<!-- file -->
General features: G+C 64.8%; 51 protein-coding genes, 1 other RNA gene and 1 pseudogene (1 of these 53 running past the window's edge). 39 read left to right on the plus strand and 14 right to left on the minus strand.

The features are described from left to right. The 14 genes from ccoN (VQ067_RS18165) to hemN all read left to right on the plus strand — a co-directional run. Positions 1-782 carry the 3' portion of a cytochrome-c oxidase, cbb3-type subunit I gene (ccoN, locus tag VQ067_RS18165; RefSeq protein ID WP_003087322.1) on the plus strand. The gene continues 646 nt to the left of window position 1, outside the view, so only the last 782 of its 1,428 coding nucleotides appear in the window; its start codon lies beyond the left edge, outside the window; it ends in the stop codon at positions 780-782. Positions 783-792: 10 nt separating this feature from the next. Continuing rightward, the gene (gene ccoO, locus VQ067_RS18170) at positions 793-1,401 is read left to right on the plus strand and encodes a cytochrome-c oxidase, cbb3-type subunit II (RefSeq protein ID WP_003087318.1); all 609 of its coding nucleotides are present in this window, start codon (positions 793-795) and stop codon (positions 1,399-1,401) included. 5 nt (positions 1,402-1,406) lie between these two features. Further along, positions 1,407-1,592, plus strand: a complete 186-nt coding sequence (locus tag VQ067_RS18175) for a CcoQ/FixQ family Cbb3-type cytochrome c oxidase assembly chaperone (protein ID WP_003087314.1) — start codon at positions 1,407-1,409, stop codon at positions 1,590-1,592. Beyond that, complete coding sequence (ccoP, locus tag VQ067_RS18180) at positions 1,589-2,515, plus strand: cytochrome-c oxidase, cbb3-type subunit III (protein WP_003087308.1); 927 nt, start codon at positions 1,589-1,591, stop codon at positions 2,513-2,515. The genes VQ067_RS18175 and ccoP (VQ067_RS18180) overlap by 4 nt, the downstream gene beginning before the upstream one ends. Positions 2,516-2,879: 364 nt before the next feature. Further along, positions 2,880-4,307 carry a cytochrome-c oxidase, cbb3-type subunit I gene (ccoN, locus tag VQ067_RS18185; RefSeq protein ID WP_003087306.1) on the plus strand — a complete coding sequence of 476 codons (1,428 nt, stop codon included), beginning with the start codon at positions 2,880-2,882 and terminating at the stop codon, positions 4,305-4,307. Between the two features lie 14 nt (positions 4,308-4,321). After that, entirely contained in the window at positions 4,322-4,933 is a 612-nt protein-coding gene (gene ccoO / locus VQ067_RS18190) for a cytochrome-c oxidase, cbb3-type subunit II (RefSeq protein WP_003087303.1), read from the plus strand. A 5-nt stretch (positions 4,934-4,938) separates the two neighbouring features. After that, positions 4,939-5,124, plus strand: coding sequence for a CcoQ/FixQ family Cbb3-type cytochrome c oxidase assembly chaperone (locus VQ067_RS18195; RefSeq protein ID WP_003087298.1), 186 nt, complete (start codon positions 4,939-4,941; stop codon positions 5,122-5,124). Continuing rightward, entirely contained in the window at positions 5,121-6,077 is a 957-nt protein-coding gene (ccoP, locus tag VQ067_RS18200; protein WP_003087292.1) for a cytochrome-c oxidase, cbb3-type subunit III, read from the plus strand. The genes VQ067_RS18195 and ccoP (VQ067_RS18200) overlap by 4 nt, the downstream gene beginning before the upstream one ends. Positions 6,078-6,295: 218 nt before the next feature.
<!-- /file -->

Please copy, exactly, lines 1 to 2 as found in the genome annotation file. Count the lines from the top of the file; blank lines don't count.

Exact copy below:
General features: G+C 64.8%; 51 protein-coding genes, 1 other RNA gene and 1 pseudogene (1 of these 53 running past the window's edge). 39 read left to right on the plus strand and 14 right to left on the minus strand.

The features are described from left to right. The 14 genes from ccoN (VQ067_RS18165) to hemN all read left to right on the plus strand — a co-directional run. Positions 1-782 carry the 3' portion of a cytochrome-c oxidase, cbb3-type subunit I gene (ccoN, locus tag VQ067_RS18165; RefSeq protein ID WP_003087322.1) on the plus strand. The gene continues 646 nt to the left of window position 1, outside the view, so only the last 782 of its 1,428 coding nucleotides appear in the window; its start codon lies beyond the left edge, outside the window; it ends in the stop codon at positions 780-782. Positions 783-792: 10 nt separating this feature from the next. Continuing rightward, the gene (gene ccoO, locus VQ067_RS18170) at positions 793-1,401 is read left to right on the plus strand and encodes a cytochrome-c oxidase, cbb3-type subunit II (RefSeq protein ID WP_003087318.1); all 609 of its coding nucleotides are present in this window, start codon (positions 793-795) and stop codon (positions 1,399-1,401) included. 5 nt (positions 1,402-1,406) lie between these two features. Further along, positions 1,407-1,592, plus strand: a complete 186-nt coding sequence (locus tag VQ067_RS18175) for a CcoQ/FixQ family Cbb3-type cytochrome c oxidase assembly chaperone (protein ID WP_003087314.1) — start codon at positions 1,407-1,409, stop codon at positions 1,590-1,592. Beyond that, complete coding sequence (ccoP, locus tag VQ067_RS18180) at positions 1,589-2,515, plus strand: cytochrome-c oxidase, cbb3-type subunit III (protein WP_003087308.1); 927 nt, start codon at positions 1,589-1,591, stop codon at positions 2,513-2,515. The genes VQ067_RS18175 and ccoP (VQ067_RS18180) overlap by 4 nt, the downstream gene beginning before the upstream one ends. Positions 2,516-2,879: 364 nt before the next feature. Further along, positions 2,880-4,307 carry a cytochrome-c oxidase, cbb3-type subunit I gene (ccoN, locus tag VQ067_RS18185; RefSeq protein ID WP_003087306.1) on the plus strand — a complete coding sequence of 476 codons (1,428 nt, stop codon included), beginning with the start codon at positions 2,880-2,882 and terminating at the stop codon, positions 4,305-4,307. Between the two features lie 14 nt (positions 4,308-4,321). After that, entirely contained in the window at positions 4,322-4,933 is a 612-nt protein-coding gene (gene ccoO / locus VQ067_RS18190) for a cytochrome-c oxidase, cbb3-type subunit II (RefSeq protein WP_003087303.1), read from the plus strand. A 5-nt stretch (positions 4,934-4,938) separates the two neighbouring features. After that, positions 4,939-5,124, plus strand: coding sequence for a CcoQ/FixQ family Cbb3-type cytochrome c oxidase assembly chaperone (locus VQ067_RS18195; RefSeq protein ID WP_003087298.1), 186 nt, complete (start codon positions 4,939-4,941; stop codon positions 5,122-5,124). Continuing rightward, entirely contained in the window at positions 5,121-6,077 is a 957-nt protein-coding gene (ccoP, locus tag VQ067_RS18200; protein WP_003087292.1) for a cytochrome-c oxidase, cbb3-type subunit III, read from the plus strand. The genes VQ067_RS18195 and ccoP (VQ067_RS18200) overlap by 4 nt, the downstream gene beginning before the upstream one ends. Positions 6,078-6,295: 218 nt before the next feature.